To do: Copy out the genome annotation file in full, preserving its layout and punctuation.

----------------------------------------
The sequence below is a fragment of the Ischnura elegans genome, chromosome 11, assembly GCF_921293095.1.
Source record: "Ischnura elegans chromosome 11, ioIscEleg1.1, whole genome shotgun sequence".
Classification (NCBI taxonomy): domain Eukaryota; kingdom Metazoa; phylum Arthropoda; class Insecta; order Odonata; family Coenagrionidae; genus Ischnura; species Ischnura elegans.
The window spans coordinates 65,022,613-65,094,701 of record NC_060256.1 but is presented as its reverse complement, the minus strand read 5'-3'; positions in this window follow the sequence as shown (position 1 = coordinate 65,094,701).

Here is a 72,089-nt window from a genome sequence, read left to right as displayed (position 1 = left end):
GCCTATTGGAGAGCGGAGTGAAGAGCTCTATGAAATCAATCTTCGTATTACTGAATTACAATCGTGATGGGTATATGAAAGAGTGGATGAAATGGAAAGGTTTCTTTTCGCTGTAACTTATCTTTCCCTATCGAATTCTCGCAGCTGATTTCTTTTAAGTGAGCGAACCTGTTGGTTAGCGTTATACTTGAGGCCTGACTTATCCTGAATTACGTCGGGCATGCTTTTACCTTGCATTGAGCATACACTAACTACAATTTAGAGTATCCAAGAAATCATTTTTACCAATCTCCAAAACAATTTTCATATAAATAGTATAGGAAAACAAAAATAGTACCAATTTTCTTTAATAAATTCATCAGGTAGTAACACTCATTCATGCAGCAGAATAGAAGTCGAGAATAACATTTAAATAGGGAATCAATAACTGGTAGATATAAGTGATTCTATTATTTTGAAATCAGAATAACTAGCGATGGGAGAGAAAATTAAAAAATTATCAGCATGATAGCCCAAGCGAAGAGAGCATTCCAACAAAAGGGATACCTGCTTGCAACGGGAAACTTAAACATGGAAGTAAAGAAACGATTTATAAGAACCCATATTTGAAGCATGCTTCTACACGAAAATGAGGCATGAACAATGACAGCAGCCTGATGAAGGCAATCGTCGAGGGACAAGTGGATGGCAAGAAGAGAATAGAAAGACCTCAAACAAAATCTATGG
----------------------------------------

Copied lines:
The sequence below is a fragment of the Ischnura elegans genome, chromosome 11, assembly GCF_921293095.1.
Source record: "Ischnura elegans chromosome 11, ioIscEleg1.1, whole genome shotgun sequence".
Classification (NCBI taxonomy): domain Eukaryota; kingdom Metazoa; phylum Arthropoda; class Insecta; order Odonata; family Coenagrionidae; genus Ischnura; species Ischnura elegans.
The window spans coordinates 65,022,613-65,094,701 of record NC_060256.1 but is presented as its reverse complement, the minus strand read 5'-3'; positions in this window follow the sequence as shown (position 1 = coordinate 65,094,701).

Here is a 72,089-nt window from a genome sequence, read left to right as displayed (position 1 = left end):
GCCTATTGGAGAGCGGAGTGAAGAGCTCTATGAAATCAATCTTCGTATTACTGAATTACAATCGTGATGGGTATATGAAAGAGTGGATGAAATGGAAAGGTTTCTTTTCGCTGTAACTTATCTTTCCCTATCGAATTCTCGCAGCTGATTTCTTTTAAGTGAGCGAACCTGTTGGTTAGCGTTATACTTGAGGCCTGACTTATCCTGAATTACGTCGGGCATGCTTTTACCTTGCATTGAGCATACACTAACTACAATTTAGAGTATCCAAGAAATCATTTTTACCAATCTCCAAAACAATTTTCATATAAATAGTATAGGAAAACAAAAATAGTACCAATTTTCTTTAATAAATTCATCAGGTAGTAACACTCATTCATGCAGCAGAATAGAAGTCGAGAATAACATTTAAATAGGGAATCAATAACTGGTAGATATAAGTGATTCTATTATTTTGAAATCAGAATAACTAGCGATGGGAGAGAAAATTAAAAAATTATCAGCATGATAGCCCAAGCGAAGAGAGCATTCCAACAAAAGGGATACCTGCTTGCAACGGGAAACTTAAACATGGAAGTAAAGAAACGATTTATAAGAACCCATATTTGAAGCATGCTTCTACACGAAAATGAGGCATGAACAATGACAGCAGCCTGATGAAGGCAATCGTCGAGGGACAAGTGGATGGCAAGAAGAGAATAGAAAGACCTCAAACAAAATCTATGG